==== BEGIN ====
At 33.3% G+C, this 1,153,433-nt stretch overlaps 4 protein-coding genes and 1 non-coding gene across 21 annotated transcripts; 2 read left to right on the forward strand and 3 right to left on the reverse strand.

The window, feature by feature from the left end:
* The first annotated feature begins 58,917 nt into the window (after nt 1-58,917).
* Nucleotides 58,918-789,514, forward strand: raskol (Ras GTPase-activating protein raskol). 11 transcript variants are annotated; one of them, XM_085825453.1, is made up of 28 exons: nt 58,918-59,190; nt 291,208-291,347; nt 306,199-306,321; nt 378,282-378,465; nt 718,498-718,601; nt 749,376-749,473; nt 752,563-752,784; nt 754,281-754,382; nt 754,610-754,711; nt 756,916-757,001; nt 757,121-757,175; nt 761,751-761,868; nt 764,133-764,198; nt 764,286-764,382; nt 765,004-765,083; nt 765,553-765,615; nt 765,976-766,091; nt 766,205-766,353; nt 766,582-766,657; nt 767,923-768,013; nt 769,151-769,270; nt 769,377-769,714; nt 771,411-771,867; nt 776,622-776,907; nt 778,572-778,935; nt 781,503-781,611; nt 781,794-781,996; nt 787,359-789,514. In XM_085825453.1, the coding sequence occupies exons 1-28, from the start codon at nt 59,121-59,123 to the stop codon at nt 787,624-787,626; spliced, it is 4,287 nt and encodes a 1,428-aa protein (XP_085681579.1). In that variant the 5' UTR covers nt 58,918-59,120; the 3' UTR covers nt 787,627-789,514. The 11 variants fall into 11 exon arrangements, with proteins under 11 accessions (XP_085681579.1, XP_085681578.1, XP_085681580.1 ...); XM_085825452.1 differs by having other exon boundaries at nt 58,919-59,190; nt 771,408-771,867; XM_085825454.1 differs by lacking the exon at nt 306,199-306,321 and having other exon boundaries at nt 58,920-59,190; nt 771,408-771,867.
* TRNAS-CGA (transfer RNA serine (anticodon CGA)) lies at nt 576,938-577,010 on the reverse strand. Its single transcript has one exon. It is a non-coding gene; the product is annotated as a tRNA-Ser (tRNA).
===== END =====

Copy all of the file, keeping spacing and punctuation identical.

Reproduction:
At 33.3% G+C, this 1,153,433-nt stretch overlaps 4 protein-coding genes and 1 non-coding gene across 21 annotated transcripts; 2 read left to right on the forward strand and 3 right to left on the reverse strand.

The window, feature by feature from the left end:
* The first annotated feature begins 58,917 nt into the window (after nt 1-58,917).
* Nucleotides 58,918-789,514, forward strand: raskol (Ras GTPase-activating protein raskol). 11 transcript variants are annotated; one of them, XM_085825453.1, is made up of 28 exons: nt 58,918-59,190; nt 291,208-291,347; nt 306,199-306,321; nt 378,282-378,465; nt 718,498-718,601; nt 749,376-749,473; nt 752,563-752,784; nt 754,281-754,382; nt 754,610-754,711; nt 756,916-757,001; nt 757,121-757,175; nt 761,751-761,868; nt 764,133-764,198; nt 764,286-764,382; nt 765,004-765,083; nt 765,553-765,615; nt 765,976-766,091; nt 766,205-766,353; nt 766,582-766,657; nt 767,923-768,013; nt 769,151-769,270; nt 769,377-769,714; nt 771,411-771,867; nt 776,622-776,907; nt 778,572-778,935; nt 781,503-781,611; nt 781,794-781,996; nt 787,359-789,514. In XM_085825453.1, the coding sequence occupies exons 1-28, from the start codon at nt 59,121-59,123 to the stop codon at nt 787,624-787,626; spliced, it is 4,287 nt and encodes a 1,428-aa protein (XP_085681579.1). In that variant the 5' UTR covers nt 58,918-59,120; the 3' UTR covers nt 787,627-789,514. The 11 variants fall into 11 exon arrangements, with proteins under 11 accessions (XP_085681579.1, XP_085681578.1, XP_085681580.1 ...); XM_085825452.1 differs by having other exon boundaries at nt 58,919-59,190; nt 771,408-771,867; XM_085825454.1 differs by lacking the exon at nt 306,199-306,321 and having other exon boundaries at nt 58,920-59,190; nt 771,408-771,867.
* TRNAS-CGA (transfer RNA serine (anticodon CGA)) lies at nt 576,938-577,010 on the reverse strand. Its single transcript has one exon. It is a non-coding gene; the product is annotated as a tRNA-Ser (tRNA).